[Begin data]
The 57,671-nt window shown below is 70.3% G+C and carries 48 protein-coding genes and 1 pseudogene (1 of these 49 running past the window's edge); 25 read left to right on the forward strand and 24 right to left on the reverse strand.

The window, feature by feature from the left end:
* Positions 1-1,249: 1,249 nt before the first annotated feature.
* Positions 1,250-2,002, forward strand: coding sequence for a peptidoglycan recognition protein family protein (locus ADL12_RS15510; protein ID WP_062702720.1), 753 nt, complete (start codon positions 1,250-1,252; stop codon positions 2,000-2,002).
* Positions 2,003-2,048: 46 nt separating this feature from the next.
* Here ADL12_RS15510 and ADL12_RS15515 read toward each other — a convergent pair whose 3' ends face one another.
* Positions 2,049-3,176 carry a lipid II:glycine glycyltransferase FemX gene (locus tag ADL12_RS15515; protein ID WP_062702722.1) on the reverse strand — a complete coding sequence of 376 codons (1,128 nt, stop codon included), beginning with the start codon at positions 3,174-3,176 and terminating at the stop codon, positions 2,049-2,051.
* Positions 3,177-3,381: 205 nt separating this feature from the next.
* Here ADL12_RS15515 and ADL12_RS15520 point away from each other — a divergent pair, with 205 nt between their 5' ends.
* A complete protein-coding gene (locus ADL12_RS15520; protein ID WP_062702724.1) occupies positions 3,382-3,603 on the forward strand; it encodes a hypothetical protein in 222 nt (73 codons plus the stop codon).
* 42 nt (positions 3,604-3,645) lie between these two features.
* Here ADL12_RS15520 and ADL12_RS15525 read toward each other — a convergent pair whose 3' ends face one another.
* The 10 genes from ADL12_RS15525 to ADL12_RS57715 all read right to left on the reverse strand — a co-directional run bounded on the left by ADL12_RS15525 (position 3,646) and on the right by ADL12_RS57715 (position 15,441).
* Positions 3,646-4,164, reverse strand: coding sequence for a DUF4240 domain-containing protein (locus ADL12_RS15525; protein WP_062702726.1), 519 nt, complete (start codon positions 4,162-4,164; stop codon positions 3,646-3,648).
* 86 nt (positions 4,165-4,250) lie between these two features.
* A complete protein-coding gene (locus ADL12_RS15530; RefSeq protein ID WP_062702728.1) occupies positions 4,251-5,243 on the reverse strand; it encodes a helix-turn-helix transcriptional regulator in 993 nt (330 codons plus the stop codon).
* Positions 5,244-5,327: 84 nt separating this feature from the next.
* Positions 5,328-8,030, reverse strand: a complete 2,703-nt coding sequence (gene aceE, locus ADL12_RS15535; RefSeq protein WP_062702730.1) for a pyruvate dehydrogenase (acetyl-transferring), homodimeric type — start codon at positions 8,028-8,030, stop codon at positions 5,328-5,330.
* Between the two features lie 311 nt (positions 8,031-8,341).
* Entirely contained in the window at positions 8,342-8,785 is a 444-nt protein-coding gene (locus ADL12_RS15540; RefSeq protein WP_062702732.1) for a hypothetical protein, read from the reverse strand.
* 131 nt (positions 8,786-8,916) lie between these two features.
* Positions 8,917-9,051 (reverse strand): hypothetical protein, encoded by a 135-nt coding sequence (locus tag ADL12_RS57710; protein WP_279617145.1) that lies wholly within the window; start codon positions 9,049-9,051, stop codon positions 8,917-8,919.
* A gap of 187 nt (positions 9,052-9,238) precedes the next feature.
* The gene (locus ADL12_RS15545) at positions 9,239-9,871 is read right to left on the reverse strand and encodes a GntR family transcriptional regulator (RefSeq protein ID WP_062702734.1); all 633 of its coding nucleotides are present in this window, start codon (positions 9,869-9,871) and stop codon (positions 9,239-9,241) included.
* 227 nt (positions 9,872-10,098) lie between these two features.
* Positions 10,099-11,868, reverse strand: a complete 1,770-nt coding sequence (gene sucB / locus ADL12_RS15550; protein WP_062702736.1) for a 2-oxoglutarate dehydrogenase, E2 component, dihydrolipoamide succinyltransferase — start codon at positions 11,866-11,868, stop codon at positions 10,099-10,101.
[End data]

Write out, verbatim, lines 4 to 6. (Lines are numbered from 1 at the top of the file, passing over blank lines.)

* Positions 1,250-2,002, forward strand: coding sequence for a peptidoglycan recognition protein family protein (locus ADL12_RS15510; protein ID WP_062702720.1), 753 nt, complete (start codon positions 1,250-1,252; stop codon positions 2,000-2,002).
* Positions 2,003-2,048: 46 nt separating this feature from the next.
* Here ADL12_RS15510 and ADL12_RS15515 read toward each other — a convergent pair whose 3' ends face one another.